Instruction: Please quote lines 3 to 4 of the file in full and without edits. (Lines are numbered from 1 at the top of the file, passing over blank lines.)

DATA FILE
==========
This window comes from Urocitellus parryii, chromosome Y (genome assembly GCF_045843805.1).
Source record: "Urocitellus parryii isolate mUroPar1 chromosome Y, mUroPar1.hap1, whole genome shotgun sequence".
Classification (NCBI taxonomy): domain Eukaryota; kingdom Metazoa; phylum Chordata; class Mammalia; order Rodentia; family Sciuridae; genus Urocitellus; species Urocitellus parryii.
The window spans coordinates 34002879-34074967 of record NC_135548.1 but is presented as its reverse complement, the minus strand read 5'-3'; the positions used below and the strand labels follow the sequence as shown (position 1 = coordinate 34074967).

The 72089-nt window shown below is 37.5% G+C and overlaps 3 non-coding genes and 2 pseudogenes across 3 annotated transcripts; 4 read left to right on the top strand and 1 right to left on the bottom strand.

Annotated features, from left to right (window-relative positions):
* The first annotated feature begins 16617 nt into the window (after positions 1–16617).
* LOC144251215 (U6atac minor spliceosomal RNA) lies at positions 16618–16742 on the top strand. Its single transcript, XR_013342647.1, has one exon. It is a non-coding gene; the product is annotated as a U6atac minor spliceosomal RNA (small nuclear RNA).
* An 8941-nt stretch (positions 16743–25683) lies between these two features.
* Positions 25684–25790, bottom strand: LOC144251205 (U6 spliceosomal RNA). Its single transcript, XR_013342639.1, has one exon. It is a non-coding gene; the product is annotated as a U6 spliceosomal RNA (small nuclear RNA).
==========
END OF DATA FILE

Classification (NCBI taxonomy): domain Eukaryota; kingdom Metazoa; phylum Chordata; class Mammalia; order Rodentia; family Sciuridae; genus Urocitellus; species Urocitellus parryii.
The window spans coordinates 34002879-34074967 of record NC_135548.1 but is presented as its reverse complement, the minus strand read 5'-3'; the positions used below and the strand labels follow the sequence as shown (position 1 = coordinate 34074967).